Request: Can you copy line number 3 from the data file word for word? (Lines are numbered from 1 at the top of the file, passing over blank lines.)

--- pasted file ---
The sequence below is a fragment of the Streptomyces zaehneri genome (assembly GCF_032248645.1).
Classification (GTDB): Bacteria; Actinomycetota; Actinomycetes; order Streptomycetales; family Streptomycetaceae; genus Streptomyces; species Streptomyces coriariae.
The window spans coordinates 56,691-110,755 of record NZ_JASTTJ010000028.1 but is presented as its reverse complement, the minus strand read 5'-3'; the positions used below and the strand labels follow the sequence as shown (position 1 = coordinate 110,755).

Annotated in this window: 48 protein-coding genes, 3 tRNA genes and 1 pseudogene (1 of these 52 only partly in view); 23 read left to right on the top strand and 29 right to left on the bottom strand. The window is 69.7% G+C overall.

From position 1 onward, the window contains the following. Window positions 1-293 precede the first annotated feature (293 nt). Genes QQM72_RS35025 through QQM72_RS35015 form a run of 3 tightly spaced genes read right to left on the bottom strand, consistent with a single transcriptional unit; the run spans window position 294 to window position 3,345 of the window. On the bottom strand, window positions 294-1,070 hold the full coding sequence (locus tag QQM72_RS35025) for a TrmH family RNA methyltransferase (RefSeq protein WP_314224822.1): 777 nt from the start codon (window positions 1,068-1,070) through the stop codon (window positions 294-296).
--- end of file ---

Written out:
The window spans coordinates 56,691-110,755 of record NZ_JASTTJ010000028.1 but is presented as its reverse complement, the minus strand read 5'-3'; the positions used below and the strand labels follow the sequence as shown (position 1 = coordinate 110,755).